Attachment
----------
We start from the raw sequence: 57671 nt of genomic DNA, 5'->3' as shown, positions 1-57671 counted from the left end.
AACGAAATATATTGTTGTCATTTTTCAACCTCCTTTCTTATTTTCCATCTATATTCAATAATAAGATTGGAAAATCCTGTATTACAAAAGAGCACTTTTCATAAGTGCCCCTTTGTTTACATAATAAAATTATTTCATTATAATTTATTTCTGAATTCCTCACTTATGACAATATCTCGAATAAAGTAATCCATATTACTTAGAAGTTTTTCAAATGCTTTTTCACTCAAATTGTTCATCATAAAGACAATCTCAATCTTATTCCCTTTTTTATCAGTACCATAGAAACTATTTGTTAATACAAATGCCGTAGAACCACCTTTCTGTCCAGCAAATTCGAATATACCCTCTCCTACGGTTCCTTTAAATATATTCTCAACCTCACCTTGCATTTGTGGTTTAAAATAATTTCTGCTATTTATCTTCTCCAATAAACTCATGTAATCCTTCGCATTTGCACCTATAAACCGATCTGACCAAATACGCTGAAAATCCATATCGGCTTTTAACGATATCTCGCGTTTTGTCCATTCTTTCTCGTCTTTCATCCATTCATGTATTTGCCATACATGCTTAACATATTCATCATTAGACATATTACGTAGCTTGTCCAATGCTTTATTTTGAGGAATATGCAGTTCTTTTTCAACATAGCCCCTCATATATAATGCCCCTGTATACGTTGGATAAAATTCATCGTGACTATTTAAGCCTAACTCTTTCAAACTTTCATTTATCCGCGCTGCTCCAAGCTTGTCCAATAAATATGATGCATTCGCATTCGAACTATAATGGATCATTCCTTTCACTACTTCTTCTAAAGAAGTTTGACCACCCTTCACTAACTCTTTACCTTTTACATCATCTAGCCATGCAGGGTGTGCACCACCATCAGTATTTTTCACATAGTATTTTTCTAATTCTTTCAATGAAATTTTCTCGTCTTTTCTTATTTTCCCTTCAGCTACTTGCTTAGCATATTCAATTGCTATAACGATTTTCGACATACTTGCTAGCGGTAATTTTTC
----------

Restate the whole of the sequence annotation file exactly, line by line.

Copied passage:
We start from the raw sequence: 57671 nt of genomic DNA, 5'->3' as shown, positions 1-57671 counted from the left end.
AACGAAATATATTGTTGTCATTTTTCAACCTCCTTTCTTATTTTCCATCTATATTCAATAATAAGATTGGAAAATCCTGTATTACAAAAGAGCACTTTTCATAAGTGCCCCTTTGTTTACATAATAAAATTATTTCATTATAATTTATTTCTGAATTCCTCACTTATGACAATATCTCGAATAAAGTAATCCATATTACTTAGAAGTTTTTCAAATGCTTTTTCACTCAAATTGTTCATCATAAAGACAATCTCAATCTTATTCCCTTTTTTATCAGTACCATAGAAACTATTTGTTAATACAAATGCCGTAGAACCACCTTTCTGTCCAGCAAATTCGAATATACCCTCTCCTACGGTTCCTTTAAATATATTCTCAACCTCACCTTGCATTTGTGGTTTAAAATAATTTCTGCTATTTATCTTCTCCAATAAACTCATGTAATCCTTCGCATTTGCACCTATAAACCGATCTGACCAAATACGCTGAAAATCCATATCGGCTTTTAACGATATCTCGCGTTTTGTCCATTCTTTCTCGTCTTTCATCCATTCATGTATTTGCCATACATGCTTAACATATTCATCATTAGACATATTACGTAGCTTGTCCAATGCTTTATTTTGAGGAATATGCAGTTCTTTTTCAACATAGCCCCTCATATATAATGCCCCTGTATACGTTGGATAAAATTCATCGTGACTATTTAAGCCTAACTCTTTCAAACTTTCATTTATCCGCGCTGCTCCAAGCTTGTCCAATAAATATGATGCATTCGCATTCGAACTATAATGGATCATTCCTTTCACTACTTCTTCTAAAGAAGTTTGACCACCCTTCACTAACTCTTTACCTTTTACATCATCTAGCCATGCAGGGTGTGCACCACCATCAGTATTTTTCACATAGTATTTTTCTAATTCTTTCAATGAAATTTTCTCGTCTTTTCTTATTTTCCCTTCAGCTACTTGCTTAGCATATTCAATTGCTATAACGATTTTCGACATACTTGCTAGCGGTAATTTTTC